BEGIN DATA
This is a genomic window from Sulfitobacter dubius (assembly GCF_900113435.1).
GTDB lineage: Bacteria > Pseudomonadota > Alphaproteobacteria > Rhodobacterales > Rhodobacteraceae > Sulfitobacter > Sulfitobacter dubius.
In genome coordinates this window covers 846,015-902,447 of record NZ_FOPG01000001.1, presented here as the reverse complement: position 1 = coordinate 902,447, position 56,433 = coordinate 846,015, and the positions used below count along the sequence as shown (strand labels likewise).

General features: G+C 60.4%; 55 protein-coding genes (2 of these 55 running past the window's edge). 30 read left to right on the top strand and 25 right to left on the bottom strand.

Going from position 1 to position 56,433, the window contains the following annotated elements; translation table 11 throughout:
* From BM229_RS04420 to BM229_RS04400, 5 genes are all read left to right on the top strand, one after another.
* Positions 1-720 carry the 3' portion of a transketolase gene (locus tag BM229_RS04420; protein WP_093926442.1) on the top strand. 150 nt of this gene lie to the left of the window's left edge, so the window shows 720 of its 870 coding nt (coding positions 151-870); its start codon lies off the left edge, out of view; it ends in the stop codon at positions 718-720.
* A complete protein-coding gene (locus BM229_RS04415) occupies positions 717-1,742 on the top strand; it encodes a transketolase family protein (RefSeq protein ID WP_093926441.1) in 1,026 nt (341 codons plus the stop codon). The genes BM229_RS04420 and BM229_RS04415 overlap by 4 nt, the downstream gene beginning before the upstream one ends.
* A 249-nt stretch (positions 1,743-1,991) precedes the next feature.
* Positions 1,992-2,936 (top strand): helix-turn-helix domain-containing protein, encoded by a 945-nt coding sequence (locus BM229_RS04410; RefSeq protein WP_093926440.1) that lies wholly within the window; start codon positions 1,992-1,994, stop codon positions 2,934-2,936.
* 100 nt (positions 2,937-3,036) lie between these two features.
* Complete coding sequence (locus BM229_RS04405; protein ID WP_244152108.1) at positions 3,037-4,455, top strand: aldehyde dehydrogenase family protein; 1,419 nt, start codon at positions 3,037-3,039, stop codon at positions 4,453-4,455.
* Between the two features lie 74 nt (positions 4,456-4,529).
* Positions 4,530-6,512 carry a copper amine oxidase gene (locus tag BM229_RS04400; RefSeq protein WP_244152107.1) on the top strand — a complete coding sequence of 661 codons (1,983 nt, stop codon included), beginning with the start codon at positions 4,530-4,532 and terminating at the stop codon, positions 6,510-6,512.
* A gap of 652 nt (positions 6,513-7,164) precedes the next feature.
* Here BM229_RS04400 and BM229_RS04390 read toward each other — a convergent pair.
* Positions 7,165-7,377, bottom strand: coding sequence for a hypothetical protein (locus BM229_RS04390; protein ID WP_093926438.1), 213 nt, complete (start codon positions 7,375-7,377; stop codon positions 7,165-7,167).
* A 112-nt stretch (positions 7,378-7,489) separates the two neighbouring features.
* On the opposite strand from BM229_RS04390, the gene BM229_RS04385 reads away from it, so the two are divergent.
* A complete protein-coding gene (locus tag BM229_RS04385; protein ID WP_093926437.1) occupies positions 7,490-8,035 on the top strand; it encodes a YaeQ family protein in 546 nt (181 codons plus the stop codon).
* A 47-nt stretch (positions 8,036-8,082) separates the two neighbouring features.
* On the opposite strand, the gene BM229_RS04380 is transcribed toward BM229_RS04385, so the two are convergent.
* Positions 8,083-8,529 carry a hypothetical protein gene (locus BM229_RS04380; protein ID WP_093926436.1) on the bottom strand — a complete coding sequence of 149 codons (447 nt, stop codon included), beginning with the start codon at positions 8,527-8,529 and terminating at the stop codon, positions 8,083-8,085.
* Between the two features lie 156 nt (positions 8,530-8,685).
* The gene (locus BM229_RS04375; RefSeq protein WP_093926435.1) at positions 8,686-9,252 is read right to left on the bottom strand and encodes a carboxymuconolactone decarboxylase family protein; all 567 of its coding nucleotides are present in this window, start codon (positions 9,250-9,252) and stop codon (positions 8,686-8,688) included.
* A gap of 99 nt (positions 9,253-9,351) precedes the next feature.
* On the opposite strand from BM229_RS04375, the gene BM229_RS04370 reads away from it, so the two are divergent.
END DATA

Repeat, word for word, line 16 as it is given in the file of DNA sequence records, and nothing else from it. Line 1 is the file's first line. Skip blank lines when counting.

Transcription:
* Here BM229_RS04400 and BM229_RS04390 read toward each other — a convergent pair.